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Paul Krugman: How Soaring Inequality May Lead the World Down the Path of Fascism

January 2, 2015 in Blogs

By Janet Allon, AlterNet

The esteemed columnists sees disturbing parallels to 1930s Europe.

We live in scary times, Paul Krugman writes in his Friday New York Times column. So scary that they put the esteemed economist in mind of 1930s Europe.

The rising inequality problem, well established by Thomas Piketty’s “Capital in the Twenty-First Century”, has concentrated so much wealth in the hands of so few, while millions of other live in what Krugman poetically calls the “Valley of the despond.” 

The only other group that is doing well, besides the global elite, says Krugman, is “what we might call the global middle — largely consisting of the rising middle classes of China and India.” For a crystal clear view if what is going on he suggests consulting a remarkable chart of income gains around the world produced by Branko Milanovic of the City University of New York Graduate Center.

Of course, there is a huge plus side to rising incomes for those living in those developing nations where hundreds of millions of people have been lifted out of terrible poverty. But in advanced countries, there are also worrisome signs on the horizon:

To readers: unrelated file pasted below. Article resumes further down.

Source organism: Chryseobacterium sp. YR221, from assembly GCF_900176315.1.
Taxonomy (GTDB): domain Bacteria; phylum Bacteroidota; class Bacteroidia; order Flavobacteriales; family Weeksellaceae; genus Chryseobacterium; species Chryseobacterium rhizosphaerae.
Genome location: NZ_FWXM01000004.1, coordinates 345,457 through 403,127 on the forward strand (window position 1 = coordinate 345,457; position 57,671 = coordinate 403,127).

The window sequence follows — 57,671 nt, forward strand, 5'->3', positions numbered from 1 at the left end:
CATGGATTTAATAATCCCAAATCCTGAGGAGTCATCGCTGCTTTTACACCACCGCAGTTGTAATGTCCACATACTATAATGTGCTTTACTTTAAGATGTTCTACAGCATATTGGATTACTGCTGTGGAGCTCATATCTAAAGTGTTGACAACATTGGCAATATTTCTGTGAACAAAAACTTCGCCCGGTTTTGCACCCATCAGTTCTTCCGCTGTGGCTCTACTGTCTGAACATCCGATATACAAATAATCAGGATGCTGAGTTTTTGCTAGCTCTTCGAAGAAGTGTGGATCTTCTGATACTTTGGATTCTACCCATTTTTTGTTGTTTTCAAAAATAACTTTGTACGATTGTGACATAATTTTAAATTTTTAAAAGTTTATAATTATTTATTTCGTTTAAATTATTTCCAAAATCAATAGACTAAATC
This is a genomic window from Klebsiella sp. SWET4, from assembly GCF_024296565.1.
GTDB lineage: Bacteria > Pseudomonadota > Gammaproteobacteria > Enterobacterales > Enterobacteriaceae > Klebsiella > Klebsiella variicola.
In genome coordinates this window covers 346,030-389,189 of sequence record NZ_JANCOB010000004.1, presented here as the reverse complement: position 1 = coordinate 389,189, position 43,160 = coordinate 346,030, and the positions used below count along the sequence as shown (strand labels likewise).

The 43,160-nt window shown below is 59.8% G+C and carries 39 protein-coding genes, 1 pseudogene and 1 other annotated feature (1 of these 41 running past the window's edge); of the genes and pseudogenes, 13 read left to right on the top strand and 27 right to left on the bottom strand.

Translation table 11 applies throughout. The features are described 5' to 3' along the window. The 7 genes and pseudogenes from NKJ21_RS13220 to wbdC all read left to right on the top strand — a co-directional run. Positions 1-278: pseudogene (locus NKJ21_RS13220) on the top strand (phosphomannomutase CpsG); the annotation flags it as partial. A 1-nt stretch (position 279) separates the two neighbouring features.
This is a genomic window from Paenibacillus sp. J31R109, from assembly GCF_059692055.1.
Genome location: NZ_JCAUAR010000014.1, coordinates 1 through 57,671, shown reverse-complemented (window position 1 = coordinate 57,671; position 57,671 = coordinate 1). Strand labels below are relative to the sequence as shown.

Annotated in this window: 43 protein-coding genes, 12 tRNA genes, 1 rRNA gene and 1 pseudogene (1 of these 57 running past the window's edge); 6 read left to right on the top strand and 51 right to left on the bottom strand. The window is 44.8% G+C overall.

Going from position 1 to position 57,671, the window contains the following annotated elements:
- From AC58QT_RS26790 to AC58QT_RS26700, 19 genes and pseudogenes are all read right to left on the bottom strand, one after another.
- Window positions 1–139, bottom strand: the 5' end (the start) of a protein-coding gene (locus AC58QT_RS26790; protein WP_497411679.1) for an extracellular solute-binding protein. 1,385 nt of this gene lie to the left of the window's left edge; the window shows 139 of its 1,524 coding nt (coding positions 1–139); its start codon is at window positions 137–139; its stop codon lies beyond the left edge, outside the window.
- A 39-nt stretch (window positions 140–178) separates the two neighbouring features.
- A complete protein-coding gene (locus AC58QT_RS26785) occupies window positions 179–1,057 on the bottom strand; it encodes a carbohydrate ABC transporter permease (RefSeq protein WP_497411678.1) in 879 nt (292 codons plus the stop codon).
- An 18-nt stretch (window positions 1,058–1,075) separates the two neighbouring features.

Between these twin peaks — the ever-richer global elite and the rising Chinese middle class — lies what we might call the valley of despond: Incomes have grown slowly, if at all, for people around the 20th percentile of the world income distribution. Who are these people? Basically, the advanced-country working classes. And although Mr. Milanovic’s data only go up through 2008, we can be sure that this group has done even worse since then, wracked by the effects of high unemployment, stagnating wages, and austerity policies.

Furthermore, the travails of workers in rich countries are, in important ways, the flip side of the gains above and below them. Competition from emerging-economy exports has surely been a factor depressing wages in wealthier nations, although probably not the dominant force. More important, soaring incomes at the top were achieved, in large part, by squeezing those below: by cutting wages, slashing benefits, crushing unions, and diverting a rising share of national resources to financial wheeling …read more


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